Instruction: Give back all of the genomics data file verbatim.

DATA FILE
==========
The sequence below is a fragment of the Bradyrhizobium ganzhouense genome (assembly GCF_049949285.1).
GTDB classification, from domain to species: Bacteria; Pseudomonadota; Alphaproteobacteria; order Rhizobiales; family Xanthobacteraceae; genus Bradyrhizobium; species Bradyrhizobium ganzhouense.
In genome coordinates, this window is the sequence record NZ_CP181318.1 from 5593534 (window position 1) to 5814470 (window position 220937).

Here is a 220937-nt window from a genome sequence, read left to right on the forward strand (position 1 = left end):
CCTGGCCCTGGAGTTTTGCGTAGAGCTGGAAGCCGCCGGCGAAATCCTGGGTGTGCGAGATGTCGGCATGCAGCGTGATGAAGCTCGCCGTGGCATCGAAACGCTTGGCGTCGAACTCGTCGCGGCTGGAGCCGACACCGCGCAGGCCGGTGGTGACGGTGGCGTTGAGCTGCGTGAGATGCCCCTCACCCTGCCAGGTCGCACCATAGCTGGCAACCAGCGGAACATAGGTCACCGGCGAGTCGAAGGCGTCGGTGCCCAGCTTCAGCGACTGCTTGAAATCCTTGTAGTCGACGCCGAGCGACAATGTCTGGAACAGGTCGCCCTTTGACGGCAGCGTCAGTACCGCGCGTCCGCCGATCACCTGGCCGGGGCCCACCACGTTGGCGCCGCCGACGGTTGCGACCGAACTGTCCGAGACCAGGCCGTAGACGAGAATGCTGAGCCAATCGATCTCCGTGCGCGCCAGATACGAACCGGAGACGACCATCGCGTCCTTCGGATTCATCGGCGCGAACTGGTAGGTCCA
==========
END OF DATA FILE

The sequence below is a fragment of the Bradyrhizobium ganzhouense genome (assembly GCF_049949285.1).
GTDB classification, from domain to species: Bacteria; Pseudomonadota; Alphaproteobacteria; order Rhizobiales; family Xanthobacteraceae; genus Bradyrhizobium; species Bradyrhizobium ganzhouense.
In genome coordinates, this window is the sequence record NZ_CP181318.1 from 5593534 (window position 1) to 5814470 (window position 220937).

Here is a 220937-nt window from a genome sequence, read left to right on the forward strand (position 1 = left end):
CCTGGCCCTGGAGTTTTGCGTAGAGCTGGAAGCCGCCGGCGAAATCCTGGGTGTGCGAGATGTCGGCATGCAGCGTGATGAAGCTCGCCGTGGCATCGAAACGCTTGGCGTCGAACTCGTCGCGGCTGGAGCCGACACCGCGCAGGCCGGTGGTGACGGTGGCGTTGAGCTGCGTGAGATGCCCCTCACCCTGCCAGGTCGCACCATAGCTGGCAACCAGCGGAACATAGGTCACCGGCGAGTCGAAGGCGTCGGTGCCCAGCTTCAGCGACTGCTTGAAATCCTTGTAGTCGACGCCGAGCGACAATGTCTGGAACAGGTCGCCCTTTGACGGCAGCGTCAGTACCGCGCGTCCGCCGATCACCTGGCCGGGGCCCACCACGTTGGCGCCGCCGACGGTTGCGACCGAACTGTCCGAGACCAGGCCGTAGACGAGAATGCTGAGCCAATCGATCTCCGTGCGCGCCAGATACGAACCGGAGACGACCATCGCGTCCTTCGGATTCATCGGCGCGAACTGGTAGGTCCA